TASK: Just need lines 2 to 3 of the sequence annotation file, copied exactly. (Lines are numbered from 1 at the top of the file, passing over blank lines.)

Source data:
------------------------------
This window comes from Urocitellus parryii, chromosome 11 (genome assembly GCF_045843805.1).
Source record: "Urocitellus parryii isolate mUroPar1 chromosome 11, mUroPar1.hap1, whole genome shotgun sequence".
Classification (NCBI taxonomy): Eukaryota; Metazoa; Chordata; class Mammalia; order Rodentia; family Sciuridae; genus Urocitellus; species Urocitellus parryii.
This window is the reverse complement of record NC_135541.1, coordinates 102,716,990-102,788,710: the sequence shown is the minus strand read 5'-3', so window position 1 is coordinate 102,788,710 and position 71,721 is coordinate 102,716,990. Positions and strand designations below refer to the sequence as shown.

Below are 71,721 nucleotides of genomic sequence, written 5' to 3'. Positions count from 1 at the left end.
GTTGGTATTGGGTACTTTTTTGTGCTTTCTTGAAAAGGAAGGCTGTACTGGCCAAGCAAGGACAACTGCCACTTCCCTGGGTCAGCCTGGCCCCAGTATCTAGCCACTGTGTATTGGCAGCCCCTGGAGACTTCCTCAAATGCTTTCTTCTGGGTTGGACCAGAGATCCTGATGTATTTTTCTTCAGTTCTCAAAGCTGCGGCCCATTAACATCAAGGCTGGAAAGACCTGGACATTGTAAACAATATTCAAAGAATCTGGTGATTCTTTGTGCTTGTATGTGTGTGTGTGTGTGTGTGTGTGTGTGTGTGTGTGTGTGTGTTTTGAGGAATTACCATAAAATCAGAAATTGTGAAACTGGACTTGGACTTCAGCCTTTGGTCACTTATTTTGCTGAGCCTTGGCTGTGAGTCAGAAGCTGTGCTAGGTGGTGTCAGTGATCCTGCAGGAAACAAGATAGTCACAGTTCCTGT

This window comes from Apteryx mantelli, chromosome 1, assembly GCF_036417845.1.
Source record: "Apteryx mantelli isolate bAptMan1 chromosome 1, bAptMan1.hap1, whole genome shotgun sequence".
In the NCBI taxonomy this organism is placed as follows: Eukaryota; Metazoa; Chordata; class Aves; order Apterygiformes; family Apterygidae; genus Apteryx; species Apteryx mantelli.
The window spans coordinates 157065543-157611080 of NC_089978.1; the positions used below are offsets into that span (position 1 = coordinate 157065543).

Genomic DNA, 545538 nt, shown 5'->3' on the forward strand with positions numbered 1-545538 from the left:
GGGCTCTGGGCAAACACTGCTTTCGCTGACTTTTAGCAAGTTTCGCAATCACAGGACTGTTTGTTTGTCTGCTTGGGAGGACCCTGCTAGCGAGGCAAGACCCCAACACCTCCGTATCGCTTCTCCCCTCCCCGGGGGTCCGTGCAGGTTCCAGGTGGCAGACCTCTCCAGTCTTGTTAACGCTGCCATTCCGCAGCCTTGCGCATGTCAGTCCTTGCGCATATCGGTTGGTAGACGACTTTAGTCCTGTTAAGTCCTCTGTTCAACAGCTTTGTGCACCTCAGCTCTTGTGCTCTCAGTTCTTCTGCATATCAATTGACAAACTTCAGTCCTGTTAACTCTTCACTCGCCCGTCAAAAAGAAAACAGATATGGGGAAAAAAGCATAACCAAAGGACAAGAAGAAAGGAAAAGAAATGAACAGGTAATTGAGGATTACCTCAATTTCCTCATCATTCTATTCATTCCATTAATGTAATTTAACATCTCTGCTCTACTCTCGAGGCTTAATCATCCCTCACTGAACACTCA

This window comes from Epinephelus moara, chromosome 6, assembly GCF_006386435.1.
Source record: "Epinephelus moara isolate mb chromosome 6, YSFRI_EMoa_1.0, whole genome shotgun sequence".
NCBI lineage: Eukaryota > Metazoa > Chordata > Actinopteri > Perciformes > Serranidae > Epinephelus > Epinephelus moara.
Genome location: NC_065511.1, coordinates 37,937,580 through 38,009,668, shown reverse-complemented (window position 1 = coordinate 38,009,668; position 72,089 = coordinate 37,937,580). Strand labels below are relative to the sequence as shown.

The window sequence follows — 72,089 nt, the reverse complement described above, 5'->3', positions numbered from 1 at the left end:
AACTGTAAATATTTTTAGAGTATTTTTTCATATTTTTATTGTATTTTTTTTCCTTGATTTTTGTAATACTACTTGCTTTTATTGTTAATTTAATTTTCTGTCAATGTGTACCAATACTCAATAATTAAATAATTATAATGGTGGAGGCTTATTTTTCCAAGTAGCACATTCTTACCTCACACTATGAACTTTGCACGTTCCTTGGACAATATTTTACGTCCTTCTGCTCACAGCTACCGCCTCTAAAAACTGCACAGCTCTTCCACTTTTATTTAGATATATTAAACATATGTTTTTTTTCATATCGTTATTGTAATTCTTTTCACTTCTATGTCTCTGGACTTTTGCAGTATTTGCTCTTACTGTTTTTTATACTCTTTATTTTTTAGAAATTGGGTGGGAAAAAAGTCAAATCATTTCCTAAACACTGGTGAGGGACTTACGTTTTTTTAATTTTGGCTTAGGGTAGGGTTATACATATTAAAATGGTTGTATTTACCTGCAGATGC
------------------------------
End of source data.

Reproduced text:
Source record: "Urocitellus parryii isolate mUroPar1 chromosome 11, mUroPar1.hap1, whole genome shotgun sequence".
Classification (NCBI taxonomy): Eukaryota; Metazoa; Chordata; class Mammalia; order Rodentia; family Sciuridae; genus Urocitellus; species Urocitellus parryii.